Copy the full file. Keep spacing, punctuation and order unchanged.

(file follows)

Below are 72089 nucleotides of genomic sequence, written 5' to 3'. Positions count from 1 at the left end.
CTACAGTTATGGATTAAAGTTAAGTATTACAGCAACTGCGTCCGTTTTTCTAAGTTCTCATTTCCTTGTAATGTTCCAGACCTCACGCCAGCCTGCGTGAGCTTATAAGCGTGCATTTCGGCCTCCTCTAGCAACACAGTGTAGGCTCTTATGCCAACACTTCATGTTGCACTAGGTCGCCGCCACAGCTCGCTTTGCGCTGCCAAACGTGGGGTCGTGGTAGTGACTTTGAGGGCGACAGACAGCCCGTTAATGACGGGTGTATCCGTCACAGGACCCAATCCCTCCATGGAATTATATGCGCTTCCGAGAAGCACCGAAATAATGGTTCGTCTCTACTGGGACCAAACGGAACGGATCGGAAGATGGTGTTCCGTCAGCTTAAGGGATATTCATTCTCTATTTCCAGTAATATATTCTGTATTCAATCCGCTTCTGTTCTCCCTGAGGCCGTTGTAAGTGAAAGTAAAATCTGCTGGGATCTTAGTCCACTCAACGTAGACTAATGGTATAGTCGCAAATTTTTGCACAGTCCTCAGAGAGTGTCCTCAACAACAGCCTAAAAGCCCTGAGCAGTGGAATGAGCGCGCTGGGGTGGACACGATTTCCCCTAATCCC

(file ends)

Below are 72089 nucleotides of genomic sequence, written 5' to 3'. Positions count from 1 at the left end.
CTACAGTTATGGATTAAAGTTAAGTATTACAGCAACTGCGTCCGTTTTTCTAAGTTCTCATTTCCTTGTAATGTTCCAGACCTCACGCCAGCCTGCGTGAGCTTATAAGCGTGCATTTCGGCCTCCTCTAGCAACACAGTGTAGGCTCTTATGCCAACACTTCATGTTGCACTAGGTCGCCGCCACAGCTCGCTTTGCGCTGCCAAACGTGGGGTCGTGGTAGTGACTTTGAGGGCGACAGACAGCCCGTTAATGACGGGTGTATCCGTCACAGGACCCAATCCCTCCATGGAATTATATGCGCTTCCGAGAAGCACCGAAATAATGGTTCGTCTCTACTGGGACCAAACGGAACGGATCGGAAGATGGTGTTCCGTCAGCTTAAGGGATATTCATTCTCTATTTCCAGTAATATATTCTGTATTCAATCCGCTTCTGTTCTCCCTGAGGCCGTTGTAAGTGAAAGTAAAATCTGCTGGGATCTTAGTCCACTCAACGTAGACTAATGGTATAGTCGCAAATTTTTGCACAGTCCTCAGAGAGTGTCCTCAACAACAGCCTAAAAGCCCTGAGCAGTGGAATGAGCGCGCTGGGGTGGACACGATTTCCCCTAATCCC